California Supreme Court Expands Scope of Discovery in Representative Actions under Private Attorneys General Act
Entrepreneurship is on the decline. This may come as a surprise with the popularity of shows such as “Shark Tank.” But between 2010 and 2014, only about 165,000 new businesses were started, compared with almost half a million new businesses between 1992 and 1996. Perhaps more surprisingly, millennials are starting even fewer businesses than previous generations.
Why are innovators – particularly Millennials – reluctant to start their own company? The recent recession coupled with barriers such as regulations, taxes, and lack of access to capital needed to start and grow a company, is adding to their reservations.
As chairman of the House Small Business Committee, I’ve seen first-hand how entrepreneurs and small businesses create a majority of our nation’s jobs. In fact, 99.9% of all businesses in the United States are considered a small business, and two out of every three new jobs are created by a small business. With these kinds of facts, you probably know someone who owns, works for, or works with a small business.
That’s why we need to make sure that people with great ideas feel like they can take that idea and successfully turn it into a product, service, or job.
In response, the House Small Business Committee recently held a hearing to ask industry experts what we can do to reverse the decline. We brought in Gregory Crawford, Ph.D., the president of Miami University in Oxford, Ohio, and Karen Kerrigan, president and CEO of the Small Business & Entrepreneurship Council, to get their input on the current state of entrepreneurship.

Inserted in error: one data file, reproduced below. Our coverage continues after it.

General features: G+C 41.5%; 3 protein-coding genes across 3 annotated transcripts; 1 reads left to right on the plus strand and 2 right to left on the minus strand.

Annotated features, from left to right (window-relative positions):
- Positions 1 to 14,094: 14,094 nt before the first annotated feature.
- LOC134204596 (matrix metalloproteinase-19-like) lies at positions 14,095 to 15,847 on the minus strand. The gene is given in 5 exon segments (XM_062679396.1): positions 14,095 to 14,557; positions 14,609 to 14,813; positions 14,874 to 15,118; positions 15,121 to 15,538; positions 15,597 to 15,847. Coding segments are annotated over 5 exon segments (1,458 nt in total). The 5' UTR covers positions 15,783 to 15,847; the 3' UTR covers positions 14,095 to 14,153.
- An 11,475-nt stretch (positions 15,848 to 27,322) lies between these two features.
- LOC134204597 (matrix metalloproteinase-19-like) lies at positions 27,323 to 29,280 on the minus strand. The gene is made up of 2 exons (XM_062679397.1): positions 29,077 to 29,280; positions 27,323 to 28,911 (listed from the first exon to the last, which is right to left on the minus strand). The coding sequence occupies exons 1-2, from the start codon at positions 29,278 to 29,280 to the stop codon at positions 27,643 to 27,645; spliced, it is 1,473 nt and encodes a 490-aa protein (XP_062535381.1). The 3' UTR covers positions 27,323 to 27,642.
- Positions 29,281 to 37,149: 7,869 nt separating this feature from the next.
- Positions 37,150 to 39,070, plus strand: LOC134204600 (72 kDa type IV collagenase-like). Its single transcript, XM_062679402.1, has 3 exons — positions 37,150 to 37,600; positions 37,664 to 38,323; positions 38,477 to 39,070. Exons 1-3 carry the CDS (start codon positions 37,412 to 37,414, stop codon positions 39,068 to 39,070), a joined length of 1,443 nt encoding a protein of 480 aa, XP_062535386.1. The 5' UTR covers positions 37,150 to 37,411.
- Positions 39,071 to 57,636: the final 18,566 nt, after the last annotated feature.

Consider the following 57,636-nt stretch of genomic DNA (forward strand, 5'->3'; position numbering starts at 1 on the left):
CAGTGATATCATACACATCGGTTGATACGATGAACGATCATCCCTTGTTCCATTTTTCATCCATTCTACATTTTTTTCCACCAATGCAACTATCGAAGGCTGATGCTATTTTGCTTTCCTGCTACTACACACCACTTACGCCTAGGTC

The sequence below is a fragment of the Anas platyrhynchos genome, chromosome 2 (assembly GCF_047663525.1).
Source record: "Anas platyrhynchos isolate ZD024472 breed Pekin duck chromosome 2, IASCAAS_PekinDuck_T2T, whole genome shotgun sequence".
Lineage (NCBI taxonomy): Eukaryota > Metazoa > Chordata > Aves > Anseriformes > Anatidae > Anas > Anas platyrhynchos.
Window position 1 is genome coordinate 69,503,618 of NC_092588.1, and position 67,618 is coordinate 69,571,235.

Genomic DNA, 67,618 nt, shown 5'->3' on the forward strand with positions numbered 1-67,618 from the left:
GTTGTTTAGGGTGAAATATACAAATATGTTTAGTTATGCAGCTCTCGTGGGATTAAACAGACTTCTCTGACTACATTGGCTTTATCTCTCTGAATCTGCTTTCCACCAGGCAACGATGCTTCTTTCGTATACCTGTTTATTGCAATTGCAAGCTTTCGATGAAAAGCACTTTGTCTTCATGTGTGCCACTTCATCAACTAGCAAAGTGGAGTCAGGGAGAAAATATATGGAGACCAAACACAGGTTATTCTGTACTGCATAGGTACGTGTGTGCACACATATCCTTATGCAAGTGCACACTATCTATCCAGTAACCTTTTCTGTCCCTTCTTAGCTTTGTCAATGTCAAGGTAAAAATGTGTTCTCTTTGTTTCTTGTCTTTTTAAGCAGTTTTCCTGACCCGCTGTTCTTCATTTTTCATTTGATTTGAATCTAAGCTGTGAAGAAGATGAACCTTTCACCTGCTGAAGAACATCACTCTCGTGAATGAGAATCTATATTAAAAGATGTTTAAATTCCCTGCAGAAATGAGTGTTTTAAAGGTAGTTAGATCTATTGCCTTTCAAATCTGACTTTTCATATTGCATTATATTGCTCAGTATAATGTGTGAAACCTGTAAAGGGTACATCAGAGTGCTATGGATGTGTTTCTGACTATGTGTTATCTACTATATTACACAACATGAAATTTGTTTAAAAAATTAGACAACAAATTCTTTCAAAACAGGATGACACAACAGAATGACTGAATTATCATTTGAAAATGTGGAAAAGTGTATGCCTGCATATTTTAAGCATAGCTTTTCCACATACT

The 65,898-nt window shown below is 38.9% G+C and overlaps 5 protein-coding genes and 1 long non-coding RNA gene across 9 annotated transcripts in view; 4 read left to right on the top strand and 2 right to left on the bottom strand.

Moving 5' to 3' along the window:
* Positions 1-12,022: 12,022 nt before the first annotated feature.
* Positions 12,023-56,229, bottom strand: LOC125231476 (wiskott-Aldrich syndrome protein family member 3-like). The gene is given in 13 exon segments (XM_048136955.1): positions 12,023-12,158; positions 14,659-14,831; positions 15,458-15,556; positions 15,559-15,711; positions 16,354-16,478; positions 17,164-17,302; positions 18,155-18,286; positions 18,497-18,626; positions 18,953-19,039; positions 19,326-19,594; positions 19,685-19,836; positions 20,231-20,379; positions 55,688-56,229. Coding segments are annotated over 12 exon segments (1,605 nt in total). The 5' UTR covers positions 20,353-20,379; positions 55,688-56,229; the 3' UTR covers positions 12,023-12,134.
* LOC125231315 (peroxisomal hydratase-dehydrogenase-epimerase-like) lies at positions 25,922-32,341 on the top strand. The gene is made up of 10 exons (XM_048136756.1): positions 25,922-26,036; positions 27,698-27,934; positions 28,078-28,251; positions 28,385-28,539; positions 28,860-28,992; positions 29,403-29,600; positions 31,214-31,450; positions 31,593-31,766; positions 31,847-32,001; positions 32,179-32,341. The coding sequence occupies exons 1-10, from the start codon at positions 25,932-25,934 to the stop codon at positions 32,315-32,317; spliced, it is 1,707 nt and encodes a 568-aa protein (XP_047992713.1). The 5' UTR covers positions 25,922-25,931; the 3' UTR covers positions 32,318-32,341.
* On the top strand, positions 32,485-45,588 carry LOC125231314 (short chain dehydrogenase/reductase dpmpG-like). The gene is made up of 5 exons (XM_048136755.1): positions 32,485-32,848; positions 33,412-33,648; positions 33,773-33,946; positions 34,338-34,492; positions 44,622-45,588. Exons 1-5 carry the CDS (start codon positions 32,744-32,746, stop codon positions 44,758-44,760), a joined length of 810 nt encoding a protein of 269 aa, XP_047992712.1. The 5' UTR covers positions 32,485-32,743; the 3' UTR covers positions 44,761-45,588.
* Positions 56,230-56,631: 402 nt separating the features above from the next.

Dr. Crawford is focused on using universities as testing grounds for the next generation of innovators. He believes in not only traditional education, but also real-world experience and entrepreneurial lessons, to prepare more students to create new businesses, and thus create new jobs through their entrepreneurial accomplishments.
According to Dr. Crawford, Miami University has transformed their traditional internships into “interactive apprenticeships” where students can jump into the middle of a “messy, complex, sometimes risky, tension filled” real-world experience of entrepreneurship. Kerrigan noted that half of Millennials would be interested in starting a new business. However, she stressed the fact that millennials are more risk averse than other generations, leading to a 24 year low in businesses created by young Americans. She also said we need to create a more “business-friendly” environment, particularly by reducing duplicative or outdated regulations that prevent companies from growing.
I couldn’t agree more.
Across the country, federal government regulations affect small businesses in all industries, making it harder and more costly for small companies to start, grow and expand their businesses. Entrepreneurs are struggling with high compliance costs and expensive mandates. We need to lighten the massive regulatory burden, and make it easier for small businesses to thrive.
The Small Business Administration’s (SBA) Office of Advocacy is currently holding round tables around the country to hear directly from small businesses about which regulations are hurting them the most. By updating, cleaning up, or getting rid of bad regulations entirely, entrepreneurs will be better able to do what they do best – create jobs.
While there are many reasons potential entrepreneurs are apprehensive, perhaps the biggest barrier to taking the leap is the broken tax code. According to a June CNBC survey, taxes were the number one issue for at least a quarter of small businesses surveyed.
First, the current system is confusing for many small business owners. Many came from different careers, but with one great idea decided to start their own business. They do not have accounting backgrounds to help them navigate our complicated tax system. Nor are many of them able to hire tax attorneys to help them figure out how to save money.